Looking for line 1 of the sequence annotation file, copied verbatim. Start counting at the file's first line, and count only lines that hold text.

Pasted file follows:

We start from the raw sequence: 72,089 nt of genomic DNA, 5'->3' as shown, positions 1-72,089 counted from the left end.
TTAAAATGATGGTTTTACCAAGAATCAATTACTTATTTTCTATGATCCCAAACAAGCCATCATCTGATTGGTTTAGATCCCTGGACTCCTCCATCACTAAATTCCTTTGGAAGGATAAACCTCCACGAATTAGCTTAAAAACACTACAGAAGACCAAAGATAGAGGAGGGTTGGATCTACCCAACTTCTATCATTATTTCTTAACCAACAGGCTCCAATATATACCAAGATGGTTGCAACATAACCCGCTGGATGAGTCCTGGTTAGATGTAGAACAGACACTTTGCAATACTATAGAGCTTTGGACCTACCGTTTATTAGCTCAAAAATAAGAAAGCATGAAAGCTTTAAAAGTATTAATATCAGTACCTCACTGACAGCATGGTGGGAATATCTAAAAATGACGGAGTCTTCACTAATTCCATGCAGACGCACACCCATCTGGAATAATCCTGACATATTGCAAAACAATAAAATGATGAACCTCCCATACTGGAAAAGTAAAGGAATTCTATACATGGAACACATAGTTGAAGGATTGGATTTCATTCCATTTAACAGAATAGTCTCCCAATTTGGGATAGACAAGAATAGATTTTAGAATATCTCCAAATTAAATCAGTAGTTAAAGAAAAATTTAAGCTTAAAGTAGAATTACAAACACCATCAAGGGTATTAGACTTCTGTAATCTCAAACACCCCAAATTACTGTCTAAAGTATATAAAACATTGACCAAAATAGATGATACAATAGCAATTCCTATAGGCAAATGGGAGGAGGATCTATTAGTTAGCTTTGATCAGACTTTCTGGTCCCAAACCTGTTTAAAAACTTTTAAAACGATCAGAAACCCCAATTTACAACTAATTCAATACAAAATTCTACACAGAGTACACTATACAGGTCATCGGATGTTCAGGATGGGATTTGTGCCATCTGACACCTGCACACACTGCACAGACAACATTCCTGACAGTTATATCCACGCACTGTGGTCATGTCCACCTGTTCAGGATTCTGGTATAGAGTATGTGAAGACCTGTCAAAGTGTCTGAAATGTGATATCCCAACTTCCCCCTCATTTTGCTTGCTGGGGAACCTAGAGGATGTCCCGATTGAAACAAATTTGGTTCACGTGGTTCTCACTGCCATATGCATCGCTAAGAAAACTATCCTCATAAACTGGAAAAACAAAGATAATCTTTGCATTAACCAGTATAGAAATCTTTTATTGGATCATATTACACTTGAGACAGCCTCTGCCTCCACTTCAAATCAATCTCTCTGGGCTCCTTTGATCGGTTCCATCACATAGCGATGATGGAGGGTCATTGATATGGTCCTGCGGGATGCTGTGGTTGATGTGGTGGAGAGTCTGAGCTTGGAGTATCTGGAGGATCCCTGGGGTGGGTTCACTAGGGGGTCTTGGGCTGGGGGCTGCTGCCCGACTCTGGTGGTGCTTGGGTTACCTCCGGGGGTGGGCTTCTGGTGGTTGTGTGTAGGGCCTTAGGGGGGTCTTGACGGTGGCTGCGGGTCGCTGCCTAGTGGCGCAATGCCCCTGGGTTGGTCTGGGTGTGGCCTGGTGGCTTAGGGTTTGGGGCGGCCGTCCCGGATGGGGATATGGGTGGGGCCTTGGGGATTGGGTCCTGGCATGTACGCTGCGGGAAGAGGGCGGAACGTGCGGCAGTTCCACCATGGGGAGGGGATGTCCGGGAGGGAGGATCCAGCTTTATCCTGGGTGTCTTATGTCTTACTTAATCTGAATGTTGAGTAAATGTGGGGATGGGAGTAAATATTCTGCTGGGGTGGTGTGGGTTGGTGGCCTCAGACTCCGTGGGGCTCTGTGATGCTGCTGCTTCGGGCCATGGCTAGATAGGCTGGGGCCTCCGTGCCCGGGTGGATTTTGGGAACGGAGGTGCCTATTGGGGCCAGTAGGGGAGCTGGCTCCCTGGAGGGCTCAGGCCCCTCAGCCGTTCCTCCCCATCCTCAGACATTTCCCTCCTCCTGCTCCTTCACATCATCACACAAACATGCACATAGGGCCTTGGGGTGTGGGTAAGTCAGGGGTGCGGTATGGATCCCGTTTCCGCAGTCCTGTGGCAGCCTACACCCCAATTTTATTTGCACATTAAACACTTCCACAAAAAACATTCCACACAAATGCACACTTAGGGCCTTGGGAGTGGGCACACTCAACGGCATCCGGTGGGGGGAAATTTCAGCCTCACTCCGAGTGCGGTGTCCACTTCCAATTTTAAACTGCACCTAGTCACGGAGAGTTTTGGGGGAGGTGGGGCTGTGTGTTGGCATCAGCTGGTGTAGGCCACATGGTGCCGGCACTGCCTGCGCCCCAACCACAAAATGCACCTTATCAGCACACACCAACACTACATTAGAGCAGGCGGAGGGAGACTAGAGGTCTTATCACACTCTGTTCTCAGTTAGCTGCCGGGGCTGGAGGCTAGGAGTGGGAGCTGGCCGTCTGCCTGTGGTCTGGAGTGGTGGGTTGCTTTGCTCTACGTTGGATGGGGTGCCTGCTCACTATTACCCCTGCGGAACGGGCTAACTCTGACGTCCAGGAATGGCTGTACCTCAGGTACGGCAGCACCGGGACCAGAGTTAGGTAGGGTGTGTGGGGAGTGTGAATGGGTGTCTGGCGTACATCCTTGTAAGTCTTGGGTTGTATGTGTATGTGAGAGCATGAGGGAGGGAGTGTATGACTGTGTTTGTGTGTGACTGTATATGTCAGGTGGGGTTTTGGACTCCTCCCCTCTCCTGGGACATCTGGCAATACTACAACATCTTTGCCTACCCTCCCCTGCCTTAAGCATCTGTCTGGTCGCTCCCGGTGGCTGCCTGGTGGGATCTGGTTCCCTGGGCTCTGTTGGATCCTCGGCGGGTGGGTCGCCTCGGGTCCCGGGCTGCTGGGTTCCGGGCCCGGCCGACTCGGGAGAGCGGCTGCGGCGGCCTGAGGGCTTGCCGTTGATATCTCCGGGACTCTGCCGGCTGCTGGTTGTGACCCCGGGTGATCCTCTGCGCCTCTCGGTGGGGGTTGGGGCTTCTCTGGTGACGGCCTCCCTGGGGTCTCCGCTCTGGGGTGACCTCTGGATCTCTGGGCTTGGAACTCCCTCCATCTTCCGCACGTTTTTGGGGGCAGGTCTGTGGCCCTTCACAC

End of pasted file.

We start from the raw sequence: 72,089 nt of genomic DNA, 5'->3' as shown, positions 1-72,089 counted from the left end.